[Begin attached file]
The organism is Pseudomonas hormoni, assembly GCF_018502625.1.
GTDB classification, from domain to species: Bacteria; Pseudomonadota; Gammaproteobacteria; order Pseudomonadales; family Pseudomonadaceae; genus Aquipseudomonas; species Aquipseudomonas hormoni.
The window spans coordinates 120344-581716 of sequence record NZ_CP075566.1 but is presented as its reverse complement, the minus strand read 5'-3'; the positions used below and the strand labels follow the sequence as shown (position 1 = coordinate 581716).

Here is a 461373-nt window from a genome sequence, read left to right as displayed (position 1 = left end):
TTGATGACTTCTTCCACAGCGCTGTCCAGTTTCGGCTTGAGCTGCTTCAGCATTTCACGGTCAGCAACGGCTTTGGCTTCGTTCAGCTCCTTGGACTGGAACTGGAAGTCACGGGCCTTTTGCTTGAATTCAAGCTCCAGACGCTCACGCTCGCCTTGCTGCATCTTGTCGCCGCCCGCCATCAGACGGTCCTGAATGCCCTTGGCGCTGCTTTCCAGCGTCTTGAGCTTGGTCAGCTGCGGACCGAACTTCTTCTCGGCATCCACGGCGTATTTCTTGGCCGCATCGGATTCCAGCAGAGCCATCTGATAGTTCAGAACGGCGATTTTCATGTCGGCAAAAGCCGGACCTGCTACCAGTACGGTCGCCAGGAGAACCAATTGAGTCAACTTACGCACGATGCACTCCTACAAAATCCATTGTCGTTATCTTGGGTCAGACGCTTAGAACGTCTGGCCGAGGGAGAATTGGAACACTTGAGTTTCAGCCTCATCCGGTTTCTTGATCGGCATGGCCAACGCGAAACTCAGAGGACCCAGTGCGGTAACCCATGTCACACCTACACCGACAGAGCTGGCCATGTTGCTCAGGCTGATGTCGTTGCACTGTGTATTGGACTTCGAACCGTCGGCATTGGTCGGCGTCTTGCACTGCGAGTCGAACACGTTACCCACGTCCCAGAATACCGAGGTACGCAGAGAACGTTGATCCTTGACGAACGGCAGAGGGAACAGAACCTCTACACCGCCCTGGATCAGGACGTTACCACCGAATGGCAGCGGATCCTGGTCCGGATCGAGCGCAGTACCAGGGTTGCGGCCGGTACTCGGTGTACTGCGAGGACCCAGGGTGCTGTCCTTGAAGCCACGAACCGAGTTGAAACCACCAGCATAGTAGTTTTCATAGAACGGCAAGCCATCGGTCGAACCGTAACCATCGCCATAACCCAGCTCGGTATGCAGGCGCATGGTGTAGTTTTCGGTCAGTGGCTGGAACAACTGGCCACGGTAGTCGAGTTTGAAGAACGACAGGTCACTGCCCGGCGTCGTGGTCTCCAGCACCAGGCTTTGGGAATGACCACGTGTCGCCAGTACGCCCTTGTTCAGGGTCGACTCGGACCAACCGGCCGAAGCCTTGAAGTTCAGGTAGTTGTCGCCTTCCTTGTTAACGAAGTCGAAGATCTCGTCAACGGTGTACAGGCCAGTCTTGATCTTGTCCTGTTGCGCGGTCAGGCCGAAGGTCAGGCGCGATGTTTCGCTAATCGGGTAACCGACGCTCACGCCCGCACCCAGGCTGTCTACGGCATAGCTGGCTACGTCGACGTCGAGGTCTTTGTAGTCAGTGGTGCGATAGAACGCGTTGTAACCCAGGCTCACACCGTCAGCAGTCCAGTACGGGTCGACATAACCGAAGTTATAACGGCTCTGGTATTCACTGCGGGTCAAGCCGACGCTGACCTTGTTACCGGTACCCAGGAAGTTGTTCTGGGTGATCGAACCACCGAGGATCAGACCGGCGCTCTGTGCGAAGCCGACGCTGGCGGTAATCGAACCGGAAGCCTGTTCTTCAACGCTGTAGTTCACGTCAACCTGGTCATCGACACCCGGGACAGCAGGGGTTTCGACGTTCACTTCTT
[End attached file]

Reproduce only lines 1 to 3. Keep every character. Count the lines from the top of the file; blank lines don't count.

The organism is Pseudomonas hormoni, assembly GCF_018502625.1.
GTDB classification, from domain to species: Bacteria; Pseudomonadota; Gammaproteobacteria; order Pseudomonadales; family Pseudomonadaceae; genus Aquipseudomonas; species Aquipseudomonas hormoni.
The window spans coordinates 120344-581716 of sequence record NZ_CP075566.1 but is presented as its reverse complement, the minus strand read 5'-3'; the positions used below and the strand labels follow the sequence as shown (position 1 = coordinate 581716).